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People v. Serravo

    Brief Fact Summary.

    In Serravo (Defendant’s) trial for attempted first-degree murder, Defendant presented an insanity defense based upon his belief that God wanted him to assault his wife. The trial court gave a jury instruction on the defense of insanity that the State objected to and appealed.

    Synopsis of Rule of Law.

    Under the M’Naghten rule, a defendant is legally considered insane when he cannot distinguish right from moral, as opposed to legal, wrong.

    Facts.

    Defendant believed that God wanted him to construct a sports complex. After discussing his plans with co-workers and believing they supported his project, Defendant went home and stabbed his wife. Defendant told his wife and the police that an intruder had stabbed her, but his wife then found letters Defendant had written discussing his plan to stab his wife based on instructions from God. Defendant’s wife informed the police of his letters and Defendant was arrested and charged with attempted first-degree murder and first-degree assault. During a psychiatric evaluation, Defendant said that he did not think his wife supported his plan to build the sports complex and that “evil spirits” inside of him were telling him how to handle his wife’s lack of support. At trial, the prosecution presented psychiatric testimony that Defendant had a delusional disorder resulting from brain damage sustained in a car accident years before but that he was sane at the time of the assault. The defense presented psychiatric testimony that Defendant was suffering from a paranoid delusion at the time of the crime and could not tell right from wrong. The trial court gave a jury instruction that suggested that Defendant would be considered legally insane if he believed that the act he was committing was morally right. The jury found Defendant not guilty and the State appealed, arguing that the defense of insanity should be based upon legal, not moral, grounds. The intermediate appellate court affirmed the trial court decision, and added that the moral standard be based upon a prevailing societal standard of morality. The State further appealed.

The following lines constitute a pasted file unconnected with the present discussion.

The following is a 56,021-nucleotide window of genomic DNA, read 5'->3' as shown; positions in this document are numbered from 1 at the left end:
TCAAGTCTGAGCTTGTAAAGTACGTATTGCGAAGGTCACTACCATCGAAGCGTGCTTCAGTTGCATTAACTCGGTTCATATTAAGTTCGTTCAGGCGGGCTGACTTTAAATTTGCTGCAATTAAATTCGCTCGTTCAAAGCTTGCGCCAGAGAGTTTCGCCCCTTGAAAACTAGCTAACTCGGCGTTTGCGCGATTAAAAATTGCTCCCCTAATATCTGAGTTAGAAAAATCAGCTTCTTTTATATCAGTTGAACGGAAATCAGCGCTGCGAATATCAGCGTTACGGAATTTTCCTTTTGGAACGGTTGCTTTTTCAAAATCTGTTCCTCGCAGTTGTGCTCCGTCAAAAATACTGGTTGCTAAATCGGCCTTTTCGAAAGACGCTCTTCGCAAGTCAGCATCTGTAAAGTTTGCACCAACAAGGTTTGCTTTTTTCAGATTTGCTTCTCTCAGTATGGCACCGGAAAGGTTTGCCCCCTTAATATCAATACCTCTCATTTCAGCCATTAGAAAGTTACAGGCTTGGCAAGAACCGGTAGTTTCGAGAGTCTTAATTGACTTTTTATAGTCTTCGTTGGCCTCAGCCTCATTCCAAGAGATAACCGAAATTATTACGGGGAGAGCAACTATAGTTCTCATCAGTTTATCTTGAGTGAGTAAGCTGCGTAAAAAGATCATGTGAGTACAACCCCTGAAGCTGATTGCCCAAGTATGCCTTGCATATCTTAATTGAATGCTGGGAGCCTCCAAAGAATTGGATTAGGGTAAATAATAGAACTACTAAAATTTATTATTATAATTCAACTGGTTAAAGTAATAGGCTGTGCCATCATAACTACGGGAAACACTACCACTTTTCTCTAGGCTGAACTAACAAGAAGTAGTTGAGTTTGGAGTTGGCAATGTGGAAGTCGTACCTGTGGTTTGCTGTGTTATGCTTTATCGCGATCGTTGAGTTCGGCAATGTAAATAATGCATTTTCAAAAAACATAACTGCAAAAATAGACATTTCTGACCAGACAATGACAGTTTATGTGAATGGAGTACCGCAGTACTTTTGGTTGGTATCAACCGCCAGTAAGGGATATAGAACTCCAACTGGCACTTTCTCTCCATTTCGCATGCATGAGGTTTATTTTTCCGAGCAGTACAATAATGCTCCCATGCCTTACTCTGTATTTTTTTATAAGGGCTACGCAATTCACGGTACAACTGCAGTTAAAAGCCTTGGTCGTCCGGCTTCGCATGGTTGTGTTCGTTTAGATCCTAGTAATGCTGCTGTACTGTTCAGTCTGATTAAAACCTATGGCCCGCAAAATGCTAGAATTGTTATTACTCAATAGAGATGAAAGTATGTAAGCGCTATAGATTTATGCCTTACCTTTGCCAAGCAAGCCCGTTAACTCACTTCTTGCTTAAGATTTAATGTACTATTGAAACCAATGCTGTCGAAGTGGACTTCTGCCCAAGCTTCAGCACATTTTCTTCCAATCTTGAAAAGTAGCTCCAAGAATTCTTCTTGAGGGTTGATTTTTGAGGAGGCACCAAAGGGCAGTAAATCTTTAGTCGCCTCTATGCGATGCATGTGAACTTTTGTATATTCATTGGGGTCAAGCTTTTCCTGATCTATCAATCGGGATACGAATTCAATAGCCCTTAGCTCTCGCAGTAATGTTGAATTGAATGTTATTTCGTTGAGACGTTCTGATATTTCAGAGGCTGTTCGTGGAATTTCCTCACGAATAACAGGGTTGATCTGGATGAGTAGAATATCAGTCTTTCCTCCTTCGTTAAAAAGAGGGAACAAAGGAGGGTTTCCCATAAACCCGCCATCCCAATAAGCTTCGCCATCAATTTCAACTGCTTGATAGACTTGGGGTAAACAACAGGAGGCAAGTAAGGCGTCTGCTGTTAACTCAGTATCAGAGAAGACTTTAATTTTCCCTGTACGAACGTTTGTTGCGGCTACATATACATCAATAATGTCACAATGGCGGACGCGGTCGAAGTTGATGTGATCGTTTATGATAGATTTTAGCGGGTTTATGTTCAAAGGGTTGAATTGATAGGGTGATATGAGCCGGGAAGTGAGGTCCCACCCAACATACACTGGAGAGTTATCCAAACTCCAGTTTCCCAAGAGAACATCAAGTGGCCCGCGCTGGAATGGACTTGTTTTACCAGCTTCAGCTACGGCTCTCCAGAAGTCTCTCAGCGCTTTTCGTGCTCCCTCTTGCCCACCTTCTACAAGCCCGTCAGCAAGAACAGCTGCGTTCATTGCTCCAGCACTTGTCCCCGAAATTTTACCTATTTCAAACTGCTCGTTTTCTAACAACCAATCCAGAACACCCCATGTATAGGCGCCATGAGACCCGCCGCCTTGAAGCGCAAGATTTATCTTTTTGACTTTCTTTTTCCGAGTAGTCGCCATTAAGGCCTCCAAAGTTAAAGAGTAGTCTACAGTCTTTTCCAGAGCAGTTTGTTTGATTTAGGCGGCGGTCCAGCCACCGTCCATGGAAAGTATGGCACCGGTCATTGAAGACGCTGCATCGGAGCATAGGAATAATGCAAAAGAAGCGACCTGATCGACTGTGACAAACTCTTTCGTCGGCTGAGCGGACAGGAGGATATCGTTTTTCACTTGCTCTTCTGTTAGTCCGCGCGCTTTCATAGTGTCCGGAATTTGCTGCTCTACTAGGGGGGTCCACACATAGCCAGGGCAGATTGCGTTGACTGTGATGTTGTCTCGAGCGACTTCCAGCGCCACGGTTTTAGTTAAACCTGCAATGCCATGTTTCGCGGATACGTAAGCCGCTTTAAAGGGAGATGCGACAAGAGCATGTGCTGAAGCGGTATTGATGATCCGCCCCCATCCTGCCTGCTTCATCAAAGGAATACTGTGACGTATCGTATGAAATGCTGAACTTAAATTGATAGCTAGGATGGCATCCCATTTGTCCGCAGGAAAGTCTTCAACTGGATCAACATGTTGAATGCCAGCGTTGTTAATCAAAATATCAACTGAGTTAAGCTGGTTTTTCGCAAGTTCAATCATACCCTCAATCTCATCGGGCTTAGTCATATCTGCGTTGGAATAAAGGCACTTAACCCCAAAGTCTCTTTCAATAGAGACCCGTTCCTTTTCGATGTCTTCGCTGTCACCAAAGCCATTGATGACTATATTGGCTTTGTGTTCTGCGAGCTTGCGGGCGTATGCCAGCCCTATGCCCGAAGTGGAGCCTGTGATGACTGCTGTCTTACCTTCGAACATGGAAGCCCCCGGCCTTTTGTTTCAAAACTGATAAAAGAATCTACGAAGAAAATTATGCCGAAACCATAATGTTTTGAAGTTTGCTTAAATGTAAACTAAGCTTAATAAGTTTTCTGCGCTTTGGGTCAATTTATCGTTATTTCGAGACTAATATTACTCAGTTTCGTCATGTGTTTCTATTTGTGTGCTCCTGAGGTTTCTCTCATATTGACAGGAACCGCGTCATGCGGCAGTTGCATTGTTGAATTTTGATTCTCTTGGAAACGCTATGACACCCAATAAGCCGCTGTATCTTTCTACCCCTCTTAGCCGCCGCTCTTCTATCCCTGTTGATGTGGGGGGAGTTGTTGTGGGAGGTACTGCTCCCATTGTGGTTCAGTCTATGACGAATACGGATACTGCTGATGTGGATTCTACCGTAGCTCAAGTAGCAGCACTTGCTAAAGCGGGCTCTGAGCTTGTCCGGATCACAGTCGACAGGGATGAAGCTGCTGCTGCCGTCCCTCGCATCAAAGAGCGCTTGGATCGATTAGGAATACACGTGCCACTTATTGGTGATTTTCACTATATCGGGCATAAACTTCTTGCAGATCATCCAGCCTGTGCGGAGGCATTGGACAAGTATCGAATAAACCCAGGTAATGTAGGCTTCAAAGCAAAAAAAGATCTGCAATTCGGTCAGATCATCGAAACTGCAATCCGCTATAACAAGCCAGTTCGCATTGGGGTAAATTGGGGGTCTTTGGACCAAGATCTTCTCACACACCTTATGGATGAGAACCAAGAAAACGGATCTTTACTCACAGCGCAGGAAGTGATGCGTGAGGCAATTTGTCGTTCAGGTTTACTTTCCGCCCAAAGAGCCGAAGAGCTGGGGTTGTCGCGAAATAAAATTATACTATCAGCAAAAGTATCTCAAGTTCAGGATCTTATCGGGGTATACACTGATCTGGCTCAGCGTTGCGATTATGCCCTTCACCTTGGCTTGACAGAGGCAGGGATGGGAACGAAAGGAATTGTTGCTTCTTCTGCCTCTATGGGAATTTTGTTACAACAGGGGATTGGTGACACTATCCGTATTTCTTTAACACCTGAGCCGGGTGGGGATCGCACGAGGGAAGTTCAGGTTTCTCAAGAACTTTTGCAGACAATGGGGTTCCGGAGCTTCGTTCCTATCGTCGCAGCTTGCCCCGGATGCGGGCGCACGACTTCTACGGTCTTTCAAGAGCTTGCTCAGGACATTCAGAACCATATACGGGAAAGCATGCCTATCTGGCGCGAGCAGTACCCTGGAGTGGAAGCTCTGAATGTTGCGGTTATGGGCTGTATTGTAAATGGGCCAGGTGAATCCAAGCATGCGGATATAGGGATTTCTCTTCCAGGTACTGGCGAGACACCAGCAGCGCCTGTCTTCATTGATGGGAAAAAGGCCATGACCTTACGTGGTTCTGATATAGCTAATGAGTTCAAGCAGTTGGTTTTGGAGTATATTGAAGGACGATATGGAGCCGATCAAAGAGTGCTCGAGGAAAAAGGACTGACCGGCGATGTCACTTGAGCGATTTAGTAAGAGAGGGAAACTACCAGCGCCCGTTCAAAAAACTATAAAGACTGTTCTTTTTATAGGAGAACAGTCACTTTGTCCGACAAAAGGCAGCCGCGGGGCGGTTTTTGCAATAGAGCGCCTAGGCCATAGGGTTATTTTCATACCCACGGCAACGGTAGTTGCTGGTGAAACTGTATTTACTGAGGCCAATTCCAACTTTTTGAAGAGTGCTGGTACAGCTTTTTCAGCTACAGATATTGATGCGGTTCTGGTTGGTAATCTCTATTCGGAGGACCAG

Issue.

    Is a defendant considered legally insane under the M’Naghten rule when he cannot distinguish right from moral, as opposed to legal, wrong?

    Held.

    (Quinn, J.) Yes. Under the M’Naghten rule, a defendant is legally considered insane when he cannot distinguish right from moral, as opposed to legal, wrong. This state applies the M’Naghten rule in defining insanity as the inability to distinguish between right and wrong. M’Naghten suggests that a person is legally sane when he commits an act which he knows to be morally wrong. Other courts applying M’Naghten have also rejected the idea that the term “wrong” refers to illegal acts, or legal wrongs. Basing the definition of “wrong” on “legal wrongs” ignores a critical psychological component in applying the legal definition of insanity. Our holding does not extend to moral views that are merely different from those that underlie the laws of the state. It applies only to mentally ill defendants who commit acts that they are aware are contrary to the law, but commit anyway. The definition of “moral” can be found either in an objectively reasonable societal standard or in the subjective moral beliefs of the defendant. However, defining it through the subjective standard would ignore a part of social morality upon which acceptable behavior relies. The word “wrong” as used in the state’s definition of insanity refers to moral and not legal wrong. We also affirm the court of appeals’ definiton of moral wrong as based on an objective social standard rather than a subjective one. The trial court’s finding of not guilty by reason of insanity is affirmed.

    Discussion.

    The court spends time on the distinction between objective and subjective standards of morality. However, the M’Naghten rule was originally intended to apply only to a defendant’s understanding of the legality of the act committed, and not to its morality under prevailing societal standards. The ruling in this case allows those who disagree with the morality of the established law to raise the defense. Although such a person may be insane, the court did not address here the analysis needed to account for both legally and morally culpable defendants.


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